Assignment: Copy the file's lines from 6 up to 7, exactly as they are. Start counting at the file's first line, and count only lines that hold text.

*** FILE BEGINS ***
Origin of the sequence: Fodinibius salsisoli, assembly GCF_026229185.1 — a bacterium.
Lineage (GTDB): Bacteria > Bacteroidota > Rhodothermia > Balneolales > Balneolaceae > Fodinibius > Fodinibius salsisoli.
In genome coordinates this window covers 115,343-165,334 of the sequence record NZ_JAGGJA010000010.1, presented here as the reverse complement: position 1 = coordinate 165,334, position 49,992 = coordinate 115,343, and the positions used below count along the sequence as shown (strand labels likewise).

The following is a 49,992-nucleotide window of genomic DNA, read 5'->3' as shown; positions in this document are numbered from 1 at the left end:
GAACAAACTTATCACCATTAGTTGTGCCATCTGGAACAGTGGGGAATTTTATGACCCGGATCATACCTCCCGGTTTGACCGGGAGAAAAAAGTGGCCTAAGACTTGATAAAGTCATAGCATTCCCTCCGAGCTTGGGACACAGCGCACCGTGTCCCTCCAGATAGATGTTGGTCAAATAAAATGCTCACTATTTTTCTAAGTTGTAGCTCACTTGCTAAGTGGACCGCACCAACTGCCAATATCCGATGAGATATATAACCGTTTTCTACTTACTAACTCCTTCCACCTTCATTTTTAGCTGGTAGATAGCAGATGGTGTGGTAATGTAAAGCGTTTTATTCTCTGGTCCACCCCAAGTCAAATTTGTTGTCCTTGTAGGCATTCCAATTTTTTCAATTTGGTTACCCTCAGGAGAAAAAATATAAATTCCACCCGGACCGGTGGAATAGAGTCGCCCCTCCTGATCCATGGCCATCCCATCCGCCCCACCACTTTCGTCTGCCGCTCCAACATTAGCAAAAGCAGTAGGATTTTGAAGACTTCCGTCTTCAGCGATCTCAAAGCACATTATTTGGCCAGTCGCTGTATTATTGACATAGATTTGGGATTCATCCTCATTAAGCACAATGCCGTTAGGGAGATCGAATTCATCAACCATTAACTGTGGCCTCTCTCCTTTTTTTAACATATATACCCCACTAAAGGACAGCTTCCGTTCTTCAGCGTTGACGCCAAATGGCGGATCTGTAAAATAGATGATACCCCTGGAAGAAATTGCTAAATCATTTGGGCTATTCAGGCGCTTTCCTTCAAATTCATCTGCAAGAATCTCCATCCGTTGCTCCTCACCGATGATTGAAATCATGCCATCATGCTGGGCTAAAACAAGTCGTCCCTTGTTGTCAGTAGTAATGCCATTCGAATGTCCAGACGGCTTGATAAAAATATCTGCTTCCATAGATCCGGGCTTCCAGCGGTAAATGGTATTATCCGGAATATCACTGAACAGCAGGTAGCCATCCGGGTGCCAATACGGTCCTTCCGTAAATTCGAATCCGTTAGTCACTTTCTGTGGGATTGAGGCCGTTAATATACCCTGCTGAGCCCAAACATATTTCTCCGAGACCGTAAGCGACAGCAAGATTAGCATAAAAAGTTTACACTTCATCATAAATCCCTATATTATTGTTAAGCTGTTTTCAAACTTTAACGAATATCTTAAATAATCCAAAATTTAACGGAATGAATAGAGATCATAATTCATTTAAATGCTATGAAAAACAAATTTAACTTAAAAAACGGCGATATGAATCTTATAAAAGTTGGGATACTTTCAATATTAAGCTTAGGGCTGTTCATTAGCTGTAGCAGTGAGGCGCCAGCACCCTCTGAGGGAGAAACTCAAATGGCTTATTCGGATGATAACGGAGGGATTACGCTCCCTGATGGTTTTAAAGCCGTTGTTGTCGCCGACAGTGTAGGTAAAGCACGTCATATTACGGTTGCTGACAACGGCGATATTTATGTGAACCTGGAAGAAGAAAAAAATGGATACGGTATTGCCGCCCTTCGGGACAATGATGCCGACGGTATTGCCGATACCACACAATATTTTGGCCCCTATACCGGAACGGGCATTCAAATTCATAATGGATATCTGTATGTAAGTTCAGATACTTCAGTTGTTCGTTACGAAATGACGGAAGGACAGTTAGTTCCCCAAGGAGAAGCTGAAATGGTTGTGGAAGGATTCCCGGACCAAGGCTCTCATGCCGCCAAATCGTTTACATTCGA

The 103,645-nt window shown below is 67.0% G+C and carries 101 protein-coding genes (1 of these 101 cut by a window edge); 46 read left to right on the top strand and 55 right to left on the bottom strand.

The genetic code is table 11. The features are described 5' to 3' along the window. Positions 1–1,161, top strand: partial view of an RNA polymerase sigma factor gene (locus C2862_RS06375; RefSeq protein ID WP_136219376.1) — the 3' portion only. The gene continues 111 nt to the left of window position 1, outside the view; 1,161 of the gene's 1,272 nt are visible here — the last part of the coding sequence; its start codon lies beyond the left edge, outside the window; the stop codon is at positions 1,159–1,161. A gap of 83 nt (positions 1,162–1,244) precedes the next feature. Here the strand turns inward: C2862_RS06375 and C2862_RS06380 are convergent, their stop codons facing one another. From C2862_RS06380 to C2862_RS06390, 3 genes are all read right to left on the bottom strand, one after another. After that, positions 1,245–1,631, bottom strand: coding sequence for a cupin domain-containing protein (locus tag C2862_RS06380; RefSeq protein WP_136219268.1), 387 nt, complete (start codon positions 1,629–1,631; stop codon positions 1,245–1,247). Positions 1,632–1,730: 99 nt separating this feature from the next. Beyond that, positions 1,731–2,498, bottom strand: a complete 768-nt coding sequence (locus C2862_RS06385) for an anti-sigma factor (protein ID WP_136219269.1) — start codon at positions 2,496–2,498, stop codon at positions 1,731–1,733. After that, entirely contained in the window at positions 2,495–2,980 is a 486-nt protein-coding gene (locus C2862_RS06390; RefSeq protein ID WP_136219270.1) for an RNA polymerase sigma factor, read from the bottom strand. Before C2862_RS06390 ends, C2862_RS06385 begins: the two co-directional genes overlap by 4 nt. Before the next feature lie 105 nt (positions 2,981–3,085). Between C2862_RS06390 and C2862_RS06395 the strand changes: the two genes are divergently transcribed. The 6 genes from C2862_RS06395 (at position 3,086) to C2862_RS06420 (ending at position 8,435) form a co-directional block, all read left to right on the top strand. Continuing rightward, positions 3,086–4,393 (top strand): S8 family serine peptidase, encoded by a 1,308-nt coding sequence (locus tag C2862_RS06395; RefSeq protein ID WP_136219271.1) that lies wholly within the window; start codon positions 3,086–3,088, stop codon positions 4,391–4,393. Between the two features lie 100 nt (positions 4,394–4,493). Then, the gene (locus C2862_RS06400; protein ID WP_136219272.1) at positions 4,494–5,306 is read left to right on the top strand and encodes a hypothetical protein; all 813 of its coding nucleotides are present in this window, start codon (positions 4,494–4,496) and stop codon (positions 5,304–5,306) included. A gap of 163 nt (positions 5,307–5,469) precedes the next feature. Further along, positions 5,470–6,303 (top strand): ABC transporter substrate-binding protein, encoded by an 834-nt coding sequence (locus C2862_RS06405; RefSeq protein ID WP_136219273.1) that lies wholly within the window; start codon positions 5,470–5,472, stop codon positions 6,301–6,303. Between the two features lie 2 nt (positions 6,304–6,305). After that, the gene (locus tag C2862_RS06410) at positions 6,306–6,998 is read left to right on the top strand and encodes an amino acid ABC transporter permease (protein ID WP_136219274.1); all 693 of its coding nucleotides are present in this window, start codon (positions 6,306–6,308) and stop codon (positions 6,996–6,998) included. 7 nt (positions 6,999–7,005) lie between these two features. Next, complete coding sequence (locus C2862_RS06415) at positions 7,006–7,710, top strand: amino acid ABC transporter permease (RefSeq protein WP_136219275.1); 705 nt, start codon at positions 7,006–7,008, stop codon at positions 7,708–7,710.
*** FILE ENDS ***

The 103,645-nt window shown below is 67.0% G+C and carries 101 protein-coding genes (1 of these 101 cut by a window edge); 46 read left to right on the top strand and 55 right to left on the bottom strand.

The genetic code is table 11. The features are described 5' to 3' along the window. Positions 1–1,161, top strand: partial view of an RNA polymerase sigma factor gene (locus C2862_RS06375; RefSeq protein ID WP_136219376.1) — the 3' portion only. The gene continues 111 nt to the left of window position 1, outside the view; 1,161 of the gene's 1,272 nt are visible here — the last part of the coding sequence; its start codon lies beyond the left edge, outside the window; the stop codon is at positions 1,159–1,161. A gap of 83 nt (positions 1,162–1,244) precedes the next feature. Here the strand turns inward: C2862_RS06375 and C2862_RS06380 are convergent, their stop codons facing one another. From C2862_RS06380 to C2862_RS06390, 3 genes are all read right to left on the bottom strand, one after another. After that, positions 1,245–1,631, bottom strand: coding sequence for a cupin domain-containing protein (locus tag C2862_RS06380; RefSeq protein WP_136219268.1), 387 nt, complete (start codon positions 1,629–1,631; stop codon positions 1,245–1,247). Positions 1,632–1,730: 99 nt separating this feature from the next. Beyond that, positions 1,731–2,498, bottom strand: a complete 768-nt coding sequence (locus C2862_RS06385) for an anti-sigma factor (protein ID WP_136219269.1) — start codon at positions 2,496–2,498, stop codon at positions 1,731–1,733. After that, entirely contained in the window at positions 2,495–2,980 is a 486-nt protein-coding gene (locus C2862_RS06390; RefSeq protein ID WP_136219270.1) for an RNA polymerase sigma factor, read from the bottom strand. Before C2862_RS06390 ends, C2862_RS06385 begins: the two co-directional genes overlap by 4 nt. Before the next feature lie 105 nt (positions 2,981–3,085). Between C2862_RS06390 and C2862_RS06395 the strand changes: the two genes are divergently transcribed. The 6 genes from C2862_RS06395 (at position 3,086) to C2862_RS06420 (ending at position 8,435) form a co-directional block, all read left to right on the top strand. Continuing rightward, positions 3,086–4,393 (top strand): S8 family serine peptidase, encoded by a 1,308-nt coding sequence (locus tag C2862_RS06395; RefSeq protein ID WP_136219271.1) that lies wholly within the window; start codon positions 3,086–3,088, stop codon positions 4,391–4,393. Between the two features lie 100 nt (positions 4,394–4,493). Then, the gene (locus C2862_RS06400; protein ID WP_136219272.1) at positions 4,494–5,306 is read left to right on the top strand and encodes a hypothetical protein; all 813 of its coding nucleotides are present in this window, start codon (positions 4,494–4,496) and stop codon (positions 5,304–5,306) included. A gap of 163 nt (positions 5,307–5,469) precedes the next feature. Further along, positions 5,470–6,303 (top strand): ABC transporter substrate-binding protein, encoded by an 834-nt coding sequence (locus C2862_RS06405; RefSeq protein ID WP_136219273.1) that lies wholly within the window; start codon positions 5,470–5,472, stop codon positions 6,301–6,303. Between the two features lie 2 nt (positions 6,304–6,305). After that, the gene (locus tag C2862_RS06410) at positions 6,306–6,998 is read left to right on the top strand and encodes an amino acid ABC transporter permease (protein ID WP_136219274.1); all 693 of its coding nucleotides are present in this window, start codon (positions 6,306–6,308) and stop codon (positions 6,996–6,998) included. 7 nt (positions 6,999–7,005) lie between these two features. Next, complete coding sequence (locus C2862_RS06415) at positions 7,006–7,710, top strand: amino acid ABC transporter permease (RefSeq protein WP_136219275.1); 705 nt, start codon at positions 7,006–7,008, stop codon at positions 7,708–7,710.